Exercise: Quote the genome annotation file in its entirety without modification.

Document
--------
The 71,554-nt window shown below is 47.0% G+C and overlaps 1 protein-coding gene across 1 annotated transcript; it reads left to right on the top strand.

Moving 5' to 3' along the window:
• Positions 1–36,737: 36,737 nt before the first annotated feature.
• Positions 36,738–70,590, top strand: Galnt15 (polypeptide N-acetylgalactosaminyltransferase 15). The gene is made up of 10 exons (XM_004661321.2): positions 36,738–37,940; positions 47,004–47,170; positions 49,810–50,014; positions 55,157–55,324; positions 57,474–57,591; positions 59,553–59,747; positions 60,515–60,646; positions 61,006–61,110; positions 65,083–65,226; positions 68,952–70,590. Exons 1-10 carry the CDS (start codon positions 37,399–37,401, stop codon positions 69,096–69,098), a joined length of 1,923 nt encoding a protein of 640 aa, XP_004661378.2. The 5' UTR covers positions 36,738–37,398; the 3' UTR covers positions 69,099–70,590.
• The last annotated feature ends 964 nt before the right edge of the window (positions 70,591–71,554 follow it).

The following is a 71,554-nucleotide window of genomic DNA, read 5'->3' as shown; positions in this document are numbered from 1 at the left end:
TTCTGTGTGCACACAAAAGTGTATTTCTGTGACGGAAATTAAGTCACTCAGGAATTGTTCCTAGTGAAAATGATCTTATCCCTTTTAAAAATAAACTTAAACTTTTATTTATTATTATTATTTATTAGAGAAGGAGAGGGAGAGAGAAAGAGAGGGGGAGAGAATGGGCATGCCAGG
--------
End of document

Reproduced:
The 71,554-nt window shown below is 47.0% G+C and overlaps 1 protein-coding gene across 1 annotated transcript; it reads left to right on the top strand.

Moving 5' to 3' along the window:
• Positions 1–36,737: 36,737 nt before the first annotated feature.
• Positions 36,738–70,590, top strand: Galnt15 (polypeptide N-acetylgalactosaminyltransferase 15). The gene is made up of 10 exons (XM_004661321.2): positions 36,738–37,940; positions 47,004–47,170; positions 49,810–50,014; positions 55,157–55,324; positions 57,474–57,591; positions 59,553–59,747; positions 60,515–60,646; positions 61,006–61,110; positions 65,083–65,226; positions 68,952–70,590. Exons 1-10 carry the CDS (start codon positions 37,399–37,401, stop codon positions 69,096–69,098), a joined length of 1,923 nt encoding a protein of 640 aa, XP_004661378.2. The 5' UTR covers positions 36,738–37,398; the 3' UTR covers positions 69,099–70,590.
• The last annotated feature ends 964 nt before the right edge of the window (positions 70,591–71,554 follow it).

The following is a 71,554-nucleotide window of genomic DNA, read 5'->3' as shown; positions in this document are numbered from 1 at the left end:
TTCTGTGTGCACACAAAAGTGTATTTCTGTGACGGAAATTAAGTCACTCAGGAATTGTTCCTAGTGAAAATGATCTTATCCCTTTTAAAAATAAACTTAAACTTTTATTTATTATTATTATTTATTAGAGAAGGAGAGGGAGAGAGAAAGAGAGGGGGAGAGAATGGGCATGCCAGG